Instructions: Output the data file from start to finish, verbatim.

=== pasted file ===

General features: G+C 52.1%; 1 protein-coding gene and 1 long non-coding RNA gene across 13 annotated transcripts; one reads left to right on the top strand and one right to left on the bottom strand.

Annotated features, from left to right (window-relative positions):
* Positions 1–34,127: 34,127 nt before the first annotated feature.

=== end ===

General features: G+C 52.1%; 1 protein-coding gene and 1 long non-coding RNA gene across 13 annotated transcripts; one reads left to right on the top strand and one right to left on the bottom strand.

Annotated features, from left to right (window-relative positions):
* Positions 1–34,127: 34,127 nt before the first annotated feature.